That is, until my quiet artist girlfriend waltzed in to the airport and I mean waltzed in with flowing black hair, her mother’s leopard coat and cloche hat, sheer black hose, three inch black high heels and her mother’s jewelry! We were the same age but she looked like my mother and I felt like her daughter!
I remember I was dazed as I kissed my mom and dad good-bye. That is until my mom winked at me and gave me the thumbs up sign of approval. I smiled back and felt relieved. I trusted my mother.
The weekend was fabulous for this girl from ‘Kankakee by the Sea.’ I took in everything. Not so for my girlfriend. She lost her mother’s jewelry (it actually may have been stolen) and snagged her mother’s black sheer hose. She was a wreck.
Sitting on the plane next to her, on the way back to Chicago, I felt she was my daughter and I was her mother. I decided, at the ripe age of fifteen, that my mentally depleted girlfriend needed my advice.
I remember saying, "You don’t have to copy your mom’s style. You are an artist and create beautiful art. Be who you are." She started to cry and hugged me. I hugged her and I remember I felt happy.
My parent’s met us at the airport. We took my girlfriend to her gate and said our good-byes.
Have I kept in touch with my girlfriend from the past? Have I seen my old beau?
Yes and yes, darlings.
Several years later, my husband Shelly and I flew to Maine to visit my old Camp, Forest Acres. It was the camp’s 50th anniversary and this was a marvelous excuse to return to my happy memories.
As I walked onto the campground with Shelly, I immediately saw my beau, Sid, rushing up to me waving my camp pictures in his hand! The eight by ten camp photographs were taken when I was fifteen years old! Did he still have a crush on me? I wondered. I was shocked yet elated to see him. He is a successful attorney in New York.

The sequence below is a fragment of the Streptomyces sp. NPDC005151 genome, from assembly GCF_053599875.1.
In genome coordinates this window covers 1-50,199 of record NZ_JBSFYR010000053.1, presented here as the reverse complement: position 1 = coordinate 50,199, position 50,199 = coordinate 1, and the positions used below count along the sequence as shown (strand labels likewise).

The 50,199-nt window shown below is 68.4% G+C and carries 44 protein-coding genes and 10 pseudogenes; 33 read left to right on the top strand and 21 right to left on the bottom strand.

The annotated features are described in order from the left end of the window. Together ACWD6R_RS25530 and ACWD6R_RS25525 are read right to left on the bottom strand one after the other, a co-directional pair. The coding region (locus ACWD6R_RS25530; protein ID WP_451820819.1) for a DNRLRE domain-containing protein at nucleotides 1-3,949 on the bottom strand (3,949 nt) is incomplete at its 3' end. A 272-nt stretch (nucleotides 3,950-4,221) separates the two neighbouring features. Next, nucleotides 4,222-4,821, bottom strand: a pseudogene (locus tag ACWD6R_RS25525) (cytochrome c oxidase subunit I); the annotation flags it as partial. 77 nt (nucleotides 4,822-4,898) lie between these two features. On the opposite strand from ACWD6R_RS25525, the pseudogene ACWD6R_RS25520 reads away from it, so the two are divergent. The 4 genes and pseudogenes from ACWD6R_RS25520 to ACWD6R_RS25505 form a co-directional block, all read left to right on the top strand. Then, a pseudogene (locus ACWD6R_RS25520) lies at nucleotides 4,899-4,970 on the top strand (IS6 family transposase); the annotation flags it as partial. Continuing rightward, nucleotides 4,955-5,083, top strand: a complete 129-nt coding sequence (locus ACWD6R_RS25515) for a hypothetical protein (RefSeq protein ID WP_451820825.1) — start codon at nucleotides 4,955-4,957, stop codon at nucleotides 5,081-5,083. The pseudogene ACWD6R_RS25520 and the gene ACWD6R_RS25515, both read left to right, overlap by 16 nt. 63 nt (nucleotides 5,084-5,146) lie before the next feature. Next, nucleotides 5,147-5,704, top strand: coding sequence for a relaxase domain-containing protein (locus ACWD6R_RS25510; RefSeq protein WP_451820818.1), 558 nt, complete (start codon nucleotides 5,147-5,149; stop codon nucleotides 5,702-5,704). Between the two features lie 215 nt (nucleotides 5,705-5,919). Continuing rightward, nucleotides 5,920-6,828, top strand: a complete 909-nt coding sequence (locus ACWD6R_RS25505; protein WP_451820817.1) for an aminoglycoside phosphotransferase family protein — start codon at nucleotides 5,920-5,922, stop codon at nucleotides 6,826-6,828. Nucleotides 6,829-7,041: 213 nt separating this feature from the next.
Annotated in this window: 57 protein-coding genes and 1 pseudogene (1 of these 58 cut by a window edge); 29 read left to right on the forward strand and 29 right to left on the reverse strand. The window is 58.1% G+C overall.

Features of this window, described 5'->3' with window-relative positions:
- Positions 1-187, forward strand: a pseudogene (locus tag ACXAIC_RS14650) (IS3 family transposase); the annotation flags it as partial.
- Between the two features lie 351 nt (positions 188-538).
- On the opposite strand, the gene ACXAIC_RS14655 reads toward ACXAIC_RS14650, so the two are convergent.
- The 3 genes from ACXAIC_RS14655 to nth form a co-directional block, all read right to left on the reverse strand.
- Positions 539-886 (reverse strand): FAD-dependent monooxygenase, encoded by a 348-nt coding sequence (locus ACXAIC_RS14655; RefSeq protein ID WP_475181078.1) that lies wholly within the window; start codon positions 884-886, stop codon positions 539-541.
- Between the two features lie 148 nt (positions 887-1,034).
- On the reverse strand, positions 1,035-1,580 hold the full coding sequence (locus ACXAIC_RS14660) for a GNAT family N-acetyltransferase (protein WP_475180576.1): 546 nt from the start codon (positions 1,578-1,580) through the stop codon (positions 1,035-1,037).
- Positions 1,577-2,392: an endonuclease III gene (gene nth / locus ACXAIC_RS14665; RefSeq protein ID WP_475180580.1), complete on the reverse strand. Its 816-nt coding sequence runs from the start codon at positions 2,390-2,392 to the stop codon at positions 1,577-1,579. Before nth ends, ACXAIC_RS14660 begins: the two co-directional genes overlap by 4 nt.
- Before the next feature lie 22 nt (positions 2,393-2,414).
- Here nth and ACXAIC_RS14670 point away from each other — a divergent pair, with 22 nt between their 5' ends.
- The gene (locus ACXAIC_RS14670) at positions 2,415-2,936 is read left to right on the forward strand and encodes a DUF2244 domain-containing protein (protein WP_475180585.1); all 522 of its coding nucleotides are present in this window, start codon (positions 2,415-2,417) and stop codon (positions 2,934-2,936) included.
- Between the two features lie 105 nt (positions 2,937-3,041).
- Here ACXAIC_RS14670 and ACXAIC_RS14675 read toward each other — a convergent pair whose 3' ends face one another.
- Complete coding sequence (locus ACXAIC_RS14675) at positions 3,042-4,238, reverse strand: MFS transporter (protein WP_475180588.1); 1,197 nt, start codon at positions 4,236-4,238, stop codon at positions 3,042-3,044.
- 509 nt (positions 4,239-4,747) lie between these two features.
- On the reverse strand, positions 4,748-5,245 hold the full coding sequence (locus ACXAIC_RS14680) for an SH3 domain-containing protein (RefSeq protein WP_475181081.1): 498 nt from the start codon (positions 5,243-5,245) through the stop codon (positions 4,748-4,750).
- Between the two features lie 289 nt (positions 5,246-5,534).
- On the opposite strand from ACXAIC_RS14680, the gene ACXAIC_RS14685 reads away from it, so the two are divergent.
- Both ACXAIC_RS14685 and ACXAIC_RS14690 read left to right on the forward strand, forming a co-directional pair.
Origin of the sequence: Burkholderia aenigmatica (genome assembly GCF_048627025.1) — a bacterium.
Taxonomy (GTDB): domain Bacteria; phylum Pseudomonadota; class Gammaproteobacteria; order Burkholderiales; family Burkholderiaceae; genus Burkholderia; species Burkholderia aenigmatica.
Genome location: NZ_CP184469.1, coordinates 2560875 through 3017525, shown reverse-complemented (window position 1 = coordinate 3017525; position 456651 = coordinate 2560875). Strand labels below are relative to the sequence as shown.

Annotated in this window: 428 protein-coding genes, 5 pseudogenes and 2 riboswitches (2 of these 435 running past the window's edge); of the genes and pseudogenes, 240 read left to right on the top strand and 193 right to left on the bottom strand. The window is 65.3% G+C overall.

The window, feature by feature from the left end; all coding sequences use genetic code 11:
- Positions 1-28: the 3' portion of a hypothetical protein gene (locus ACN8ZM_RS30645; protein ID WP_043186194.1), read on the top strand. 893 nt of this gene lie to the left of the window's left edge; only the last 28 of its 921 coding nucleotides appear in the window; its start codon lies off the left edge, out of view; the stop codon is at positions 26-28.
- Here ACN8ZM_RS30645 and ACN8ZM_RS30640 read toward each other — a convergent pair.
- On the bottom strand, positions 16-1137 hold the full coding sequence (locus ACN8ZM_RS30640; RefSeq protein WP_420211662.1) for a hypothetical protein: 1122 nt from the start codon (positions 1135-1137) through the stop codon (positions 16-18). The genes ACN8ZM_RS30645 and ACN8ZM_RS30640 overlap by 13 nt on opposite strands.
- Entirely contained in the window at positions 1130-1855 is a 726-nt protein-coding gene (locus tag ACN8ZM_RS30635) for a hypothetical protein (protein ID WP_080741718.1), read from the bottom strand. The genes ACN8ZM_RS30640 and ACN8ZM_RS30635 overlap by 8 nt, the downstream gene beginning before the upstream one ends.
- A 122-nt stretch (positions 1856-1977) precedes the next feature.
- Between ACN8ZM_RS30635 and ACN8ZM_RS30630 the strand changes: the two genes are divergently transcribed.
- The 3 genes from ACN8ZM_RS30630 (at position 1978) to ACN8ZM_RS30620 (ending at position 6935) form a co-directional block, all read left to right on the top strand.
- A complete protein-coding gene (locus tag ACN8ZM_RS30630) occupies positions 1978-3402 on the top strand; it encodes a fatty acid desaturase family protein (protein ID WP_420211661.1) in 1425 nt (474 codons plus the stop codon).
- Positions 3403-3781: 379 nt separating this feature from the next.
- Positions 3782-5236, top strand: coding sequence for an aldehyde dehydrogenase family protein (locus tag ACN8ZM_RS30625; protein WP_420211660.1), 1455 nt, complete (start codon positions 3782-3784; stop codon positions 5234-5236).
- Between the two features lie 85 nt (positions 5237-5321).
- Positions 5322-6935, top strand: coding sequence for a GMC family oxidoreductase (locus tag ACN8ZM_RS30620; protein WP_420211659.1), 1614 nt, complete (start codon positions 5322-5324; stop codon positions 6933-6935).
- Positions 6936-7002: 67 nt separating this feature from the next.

Are you wondering what happened to my girlfriend? We met, by design, at the Beverly Wilshire Hotel in LA a few years ago. She came alone. I was with Shelly.
As she walked toward me my mind flashed back to the two of us sitting side by side on the flight home from Princeton University’s Homecoming Weekend when she was so distraught. I remembered our long rest hours when we shared our secrets and bonded. I smiled to myself.
The story of my relationship with my artist girlfriend has not ended.
Last year, I asked my dear friend, Toby, who lives in Minneapolis, to help me get in touch with my artist girlfriend. I trusted Toby to follow through. One month ago my phone rang. It was my artist girlfriend.
We talked for a long time, sharing our lives.
Our conversation with her words to me, “I will always love you, Suzi. You were so kind to me when I needed a friend.” I was taken aback and so delighted.
She now lives in LA. We have plans to see each other over dinner with our husbands in December.
Who is my artist girlfriend?
She is Dear Abby, the daughter of the original Dear Abby. She took over writing her mother’s column several years ago after her mother developed Alzheimer's.
I “penned” this story for you, darlings, because it is special to recall your important childhood memories. Hopefully my story will lead you to up the phone and reconnect with an old friend? I also encourage you to sit down with your children and grandchildren and share your childhood experiences with them, through story telling, because every one of your stories has a message. Share yours!
I hope you have a wonderful, Sunday!